Printer Friendly

Music programs missing the patriotic beat. (Curriculum update: the latest developments in math, science, language arts and social studies).

Students today are more likely to know the lyrics to pop chart toppers like "Oops! ... I Did it Again" from Britney Spears than "Mary Had a Little Lamb" or even "The Star Spangled Banner." So says a nationwide survey conducted by music educator Marilyn Ward, who completed the research for a doctoral dissertation in music at the University of Florida in Gainesville.

Previous research has shown that patriotic, folk and children's songs help children learn about important events and more closely relate to the hardships and joys of their grandparents and ancestors. "American folk music is a national treasure that holds keys to understanding our country's people, their values, their history and their culture," Ward says.

The survey of 100 well-known American songs--compiled with input from elementary music specialists and men and women over the age of 62--was sent to 4,000 music teachers (80 in each state); 1,792 responded.


* Overall, few students would be able to sing the well-known songs because teachers spend little time teaching them.

* Folk songs are the most neglected, followed by children's and patriotic songs.

* Urban teachers teach the most children's songs, followed by those in rural schools.

* Suburban schools lag far behind in all three song categories.

* Middle schools have the worst record for teaching folk songs, and high schools have the best.

* California is the least child-song friendly state. Nebraska ranks highest overall for children's songs, while South Dakota is tops in patriotic songs and Kansas in folk songs.

* Hispanic teachers teach far more patriotic songs than any other ethnic group, as do music teachers who have been in the profession the longest.


* Provide teachers with lists of American songs and encourage them to discuss and teach them.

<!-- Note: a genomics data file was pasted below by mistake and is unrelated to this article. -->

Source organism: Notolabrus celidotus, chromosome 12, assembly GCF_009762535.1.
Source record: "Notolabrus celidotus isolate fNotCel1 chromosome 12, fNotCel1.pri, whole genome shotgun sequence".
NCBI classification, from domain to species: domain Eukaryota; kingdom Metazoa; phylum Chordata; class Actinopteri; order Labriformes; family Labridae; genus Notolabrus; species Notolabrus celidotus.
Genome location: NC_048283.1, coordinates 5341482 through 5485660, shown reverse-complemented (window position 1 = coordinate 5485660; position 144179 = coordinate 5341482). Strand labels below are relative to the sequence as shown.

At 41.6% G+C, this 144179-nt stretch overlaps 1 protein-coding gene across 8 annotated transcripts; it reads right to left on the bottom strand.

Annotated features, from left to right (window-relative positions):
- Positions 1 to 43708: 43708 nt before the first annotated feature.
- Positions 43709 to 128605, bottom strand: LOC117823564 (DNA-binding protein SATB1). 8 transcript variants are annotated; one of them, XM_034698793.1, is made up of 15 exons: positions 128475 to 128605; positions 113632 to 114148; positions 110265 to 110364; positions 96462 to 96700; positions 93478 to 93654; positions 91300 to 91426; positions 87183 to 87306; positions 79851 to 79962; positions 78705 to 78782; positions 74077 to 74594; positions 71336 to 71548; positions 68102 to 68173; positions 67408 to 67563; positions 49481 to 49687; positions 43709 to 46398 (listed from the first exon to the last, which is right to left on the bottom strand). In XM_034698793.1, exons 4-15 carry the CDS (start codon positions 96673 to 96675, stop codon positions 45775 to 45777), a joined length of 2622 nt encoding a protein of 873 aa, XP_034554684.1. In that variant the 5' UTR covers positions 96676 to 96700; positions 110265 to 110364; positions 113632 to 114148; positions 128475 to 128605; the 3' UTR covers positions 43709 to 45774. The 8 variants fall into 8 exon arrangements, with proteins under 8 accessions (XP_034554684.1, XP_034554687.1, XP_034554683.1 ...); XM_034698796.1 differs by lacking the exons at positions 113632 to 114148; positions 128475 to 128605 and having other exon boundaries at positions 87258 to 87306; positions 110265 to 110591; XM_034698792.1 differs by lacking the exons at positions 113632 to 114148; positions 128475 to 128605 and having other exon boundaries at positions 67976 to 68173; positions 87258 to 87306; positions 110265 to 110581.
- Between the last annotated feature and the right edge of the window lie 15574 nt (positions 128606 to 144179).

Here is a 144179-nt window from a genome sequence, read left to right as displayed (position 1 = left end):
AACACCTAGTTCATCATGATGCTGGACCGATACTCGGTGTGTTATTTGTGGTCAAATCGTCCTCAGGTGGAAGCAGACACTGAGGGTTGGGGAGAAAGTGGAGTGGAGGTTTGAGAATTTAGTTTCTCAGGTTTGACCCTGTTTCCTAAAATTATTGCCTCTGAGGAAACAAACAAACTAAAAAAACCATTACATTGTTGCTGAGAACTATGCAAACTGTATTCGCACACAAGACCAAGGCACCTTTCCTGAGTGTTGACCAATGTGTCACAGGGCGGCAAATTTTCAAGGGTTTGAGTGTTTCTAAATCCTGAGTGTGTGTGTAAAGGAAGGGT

* Consider assigning students a list of songs to be memorized over the summer.

* Avoid cuts to music program budgets.
COPYRIGHT 2003 Professional Media Group LLC
No portion of this article can be reproduced without the express written permission from the copyright holder.
Copyright 2003, Gale Group. All rights reserved. Gale Group is a Thomson Corporation Company.

Article Details
Printer friendly Cite/link Email Feedback
Publication:District Administration
Date:Aug 1, 2003
Previous Article:Atmosphere for inquiry: the new rules of science lab construction. (Special section: construction trends).
Next Article:Impact of math confidence negligible? (Curriculum update: the latest developments in math, science, language arts and social studies).

Related Articles
Integrating play into the curriculum.
Eugene schools to reap benefits from foundation.
Speeding forward: this year's K-12 winners offer more complex and comprehensive curriculum applications than ever before. (Curriculum Web Site Awards...
Curriculum hot spots on the Web 2003: here's our fifth annual list of the best curriculum spots on the Web.
Moving target: keeping up with the Web gets harder every year. In the time it took to read that last sentence, another 75 pages were put online....
Sacrificing the arts and history.
Uniting mind and music: Shaw's vision continues.
A big first step: Michigan's new high school graduation requirements are a boon to employers.

Terms of use | Privacy policy | Copyright © 2022 Farlex, Inc. | Feedback | For webmasters |